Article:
According to Loewald, Freud's predominant view of psychic life is as a clash between a limit-setting reality and the asocial id drives, with the ego as a defensive mediator. But, he argues, there is another concept of reality implied in Freud's work, for "we know from considering the development of the ego as a development away from primary narcissism, that to start with, reality is not outside, but is contained in the pre-ego of primary narcissism, and becomes, as Freud says, detached from the ego. So that reality, understood genetically, is not primarily outside and hostile, alien to the ego, but intimately connected with and originally not even distinguished from it" (p.8). In this view, the ego's synthetic function overshadows its defensive one, and its stance towards both external reality and the inner world of the id becomes one of integration rather than defense.

Loewald points out that the first view of reality predominates particularly in Freud's discussion of religion, where religious feelings are seen as "an attempt to cope with the threatening reality" (p.8) embodied in the father. For Freud,

The creation of father-gods is an expression of the need for help and protection from the father, in order to avoid the castrating reality that the father represents. The longing for the father, seeking his help and protection, is a defensive compromise in order to come to terms with his superior, hostile power. The idea that religious feelings may contain elements having to do with the primary narcissistic position in which reality is comprised in the primary ego, and therefore with the mother--this idea is, if not rejected, declared to be obscure, at best of secondary importance, and objectionable (p.9).

Loewald does not follow up on his suggestion, but the implication is that religion can play an integrative, in addition to a defensive, role. Sokolowski (1990) claims that Loewald sees religion as encouraging the dialectical interaction of primary and secondary process, as expressing "a wholesome recognition of archaic mentation" ( p.9). For instance, the religious concept of eternity expresses, Loewald suggests, the timelessness of the unconscious or primary process in terms of the secondary process category of temporality (pp.9-10). The entry into religious or artistic experience thus allows us to "keep access to the wellsprings of the primary process open even during the mature activation of secondary processes" (p.9). Loewald's rereading of Freud, then, permits one to give religion a status rivalling that given it by Winnicott.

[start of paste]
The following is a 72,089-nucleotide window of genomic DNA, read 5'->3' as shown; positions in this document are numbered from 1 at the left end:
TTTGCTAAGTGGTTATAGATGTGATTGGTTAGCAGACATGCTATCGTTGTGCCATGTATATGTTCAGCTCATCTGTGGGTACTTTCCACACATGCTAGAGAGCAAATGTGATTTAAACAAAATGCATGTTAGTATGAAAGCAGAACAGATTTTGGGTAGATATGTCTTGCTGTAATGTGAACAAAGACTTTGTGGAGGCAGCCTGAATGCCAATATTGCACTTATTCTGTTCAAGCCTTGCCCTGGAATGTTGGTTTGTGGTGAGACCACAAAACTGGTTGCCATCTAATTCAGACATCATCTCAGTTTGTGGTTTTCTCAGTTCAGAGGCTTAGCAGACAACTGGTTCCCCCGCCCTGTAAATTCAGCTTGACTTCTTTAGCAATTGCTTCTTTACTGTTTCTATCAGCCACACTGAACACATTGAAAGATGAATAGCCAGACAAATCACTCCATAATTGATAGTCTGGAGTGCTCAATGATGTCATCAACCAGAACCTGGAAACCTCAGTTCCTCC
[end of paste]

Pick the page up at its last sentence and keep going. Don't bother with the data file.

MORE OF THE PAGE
Melanie Klein's Revisions to Freudian Theory

In the context of this survey of post-Freudian thinkers, Melanie Klein's theory seems to offer no substantial place for a positive conception of religion. Since Klein appears to be a drive theorist, we would expect a Kleinian explanation of cultural phenomena to reduce them, as did Freud's, to defences against infantile sexual and aggressive drives. Klein, however, makes major modifications to Freud's system. Three aspects of her theory -- its emphasis on object relations, her view of phantasy, and her theory of developmental positions rather than stages -- lay the groundwork for an alternative understanding of religious experience.

First, Klein is an object relations theorist. Although she theorizes in terms of drives, her drives are, unlike Freud's, "oriented toward others, toward reality, and contain information concerning the objects from whom they seek gratification" (Greenberg and Mitchell, 1983, p.137). In fact, Greenberg and Mitchell claim, Klein uses the terms libido and aggression to refer to the emotions of love and hate, and so "the drives are essentially psychological forces, which utilize the body as a means of expression" (p.138). Thus Klein radically alters Freud's paradigm of somatically-based drives seeking satisfaction through the use of objects. For her, objects are primary, and drives represent emotions bound up with them.

Klein also broadens Freud's concept of fantasy, which he understood as a defensive process by which illusory gratification is obtained. For Freud, "If real gratification is available, no fantasy takes place" (Greenberg and Mitchell, 1983, p.143). For Klein, on the other hand, "Phantasy is not merely an escape from reality, but a constant and unavoidable accompaniment of real experiences, constantly interacting with them" (Segal, 1973, p.14), and so "Unconscious phantasies are ubiquitous and always active in every individual" (p.12). Klein believes that every infant builds up, by the processes of projection and introjection, a world of internal objects that interact with his ego and his other objects. These objects are not fixed images, but susceptible to change, both by the subject's own efforts and as a result of changes in the behaviour of their external correlates. An individual's health, by and large, hinges on the state of his phantasied object world.